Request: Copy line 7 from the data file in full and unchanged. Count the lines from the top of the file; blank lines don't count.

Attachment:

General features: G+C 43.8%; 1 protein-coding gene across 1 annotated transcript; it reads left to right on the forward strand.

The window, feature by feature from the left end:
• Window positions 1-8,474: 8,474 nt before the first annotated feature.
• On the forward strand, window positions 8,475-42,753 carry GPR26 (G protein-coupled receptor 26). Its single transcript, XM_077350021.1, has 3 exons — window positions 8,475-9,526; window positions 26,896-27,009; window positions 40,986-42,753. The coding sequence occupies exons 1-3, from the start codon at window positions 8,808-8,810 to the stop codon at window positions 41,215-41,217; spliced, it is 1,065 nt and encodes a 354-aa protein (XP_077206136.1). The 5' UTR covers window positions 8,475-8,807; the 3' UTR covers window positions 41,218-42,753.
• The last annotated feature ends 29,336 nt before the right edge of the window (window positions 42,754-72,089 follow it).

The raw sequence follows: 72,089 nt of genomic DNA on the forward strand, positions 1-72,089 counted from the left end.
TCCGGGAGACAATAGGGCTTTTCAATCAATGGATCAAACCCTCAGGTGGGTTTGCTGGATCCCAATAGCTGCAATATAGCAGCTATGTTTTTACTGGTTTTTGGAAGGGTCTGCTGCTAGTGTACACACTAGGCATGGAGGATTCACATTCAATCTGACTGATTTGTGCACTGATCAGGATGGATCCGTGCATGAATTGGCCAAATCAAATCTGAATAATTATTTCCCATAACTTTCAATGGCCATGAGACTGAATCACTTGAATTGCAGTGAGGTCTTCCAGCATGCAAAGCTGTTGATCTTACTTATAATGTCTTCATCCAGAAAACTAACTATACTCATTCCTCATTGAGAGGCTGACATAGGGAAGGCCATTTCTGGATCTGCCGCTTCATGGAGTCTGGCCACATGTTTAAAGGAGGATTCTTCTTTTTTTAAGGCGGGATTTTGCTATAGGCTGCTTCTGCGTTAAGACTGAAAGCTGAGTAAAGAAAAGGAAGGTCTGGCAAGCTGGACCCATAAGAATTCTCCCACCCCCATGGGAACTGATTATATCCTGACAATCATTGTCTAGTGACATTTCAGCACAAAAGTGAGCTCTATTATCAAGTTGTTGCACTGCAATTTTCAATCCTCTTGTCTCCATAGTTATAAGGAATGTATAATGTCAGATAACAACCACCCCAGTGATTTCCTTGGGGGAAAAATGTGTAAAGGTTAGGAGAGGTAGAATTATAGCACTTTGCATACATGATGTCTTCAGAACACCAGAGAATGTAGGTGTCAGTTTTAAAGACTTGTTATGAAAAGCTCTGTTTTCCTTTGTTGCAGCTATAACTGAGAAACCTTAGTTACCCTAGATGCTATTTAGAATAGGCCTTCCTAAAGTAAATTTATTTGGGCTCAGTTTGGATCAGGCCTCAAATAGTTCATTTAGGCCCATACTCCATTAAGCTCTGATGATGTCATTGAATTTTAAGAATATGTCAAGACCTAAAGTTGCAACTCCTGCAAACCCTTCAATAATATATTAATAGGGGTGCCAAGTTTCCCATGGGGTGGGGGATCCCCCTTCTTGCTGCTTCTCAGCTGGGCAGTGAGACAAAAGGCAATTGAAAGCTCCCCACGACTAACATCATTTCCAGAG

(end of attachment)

TCCGGGAGACAATAGGGCTTTTCAATCAATGGATCAAACCCTCAGGTGGGTTTGCTGGATCCCAATAGCTGCAATATAGCAGCTATGTTTTTACTGGTTTTTGGAAGGGTCTGCTGCTAGTGTACACACTAGGCATGGAGGATTCACATTCAATCTGACTGATTTGTGCACTGATCAGGATGGATCCGTGCATGAATTGGCCAAATCAAATCTGAATAATTATTTCCCATAACTTTCAATGGCCATGAGACTGAATCACTTGAATTGCAGTGAGGTCTTCCAGCATGCAAAGCTGTTGATCTTACTTATAATGTCTTCATCCAGAAAACTAACTATACTCATTCCTCATTGAGAGGCTGACATAGGGAAGGCCATTTCTGGATCTGCCGCTTCATGGAGTCTGGCCACATGTTTAAAGGAGGATTCTTCTTTTTTTAAGGCGGGATTTTGCTATAGGCTGCTTCTGCGTTAAGACTGAAAGCTGAGTAAAGAAAAGGAAGGTCTGGCAAGCTGGACCCATAAGAATTCTCCCACCCCCATGGGAACTGATTATATCCTGACAATCATTGTCTAGTGACATTTCAGCACAAAAGTGAGCTCTATTATCAAGTTGTTGCACTGCAATTTTCAATCCTCTTGTCTCCATAGTTATAAGGAATGTATAATGTCAGATAACAACCACCCCAGTGATTTCCTTGGGGGAAAAATGTGTAAAGGTTAGGAGAGGTAGAATTATAGCACTTTGCATACATGATGTCTTCAGAACACCAGAGAATGTAGGTGTCAGTTTTAAAGACTTGTTATGAAAAGCTCTGTTTTCCTTTGTTGCAGCTATAACTGAGAAACCTTAGTTACCCTAGATGCTATTTAGAATAGGCCTTCCTAAAGTAAATTTATTTGGGCTCAGTTTGGATCAGGCCTCAAATAGTTCATTTAGGCCCATACTCCATTAAGCTCTGATGATGTCATTGAATTTTAAGAATATGTCAAGACCTAAAGTTGCAACTCCTGCAAACCCTTCAATAATATATTAATAGGGGTGCCAAGTTTCCCATGGGGTGGGGGATCCCCCTTCTTGCTGCTTCTCAGCTGGGCAGTGAGACAAAAGGCAATTGAAAGCTCCCCACGACTAACATCATTTCCAGAG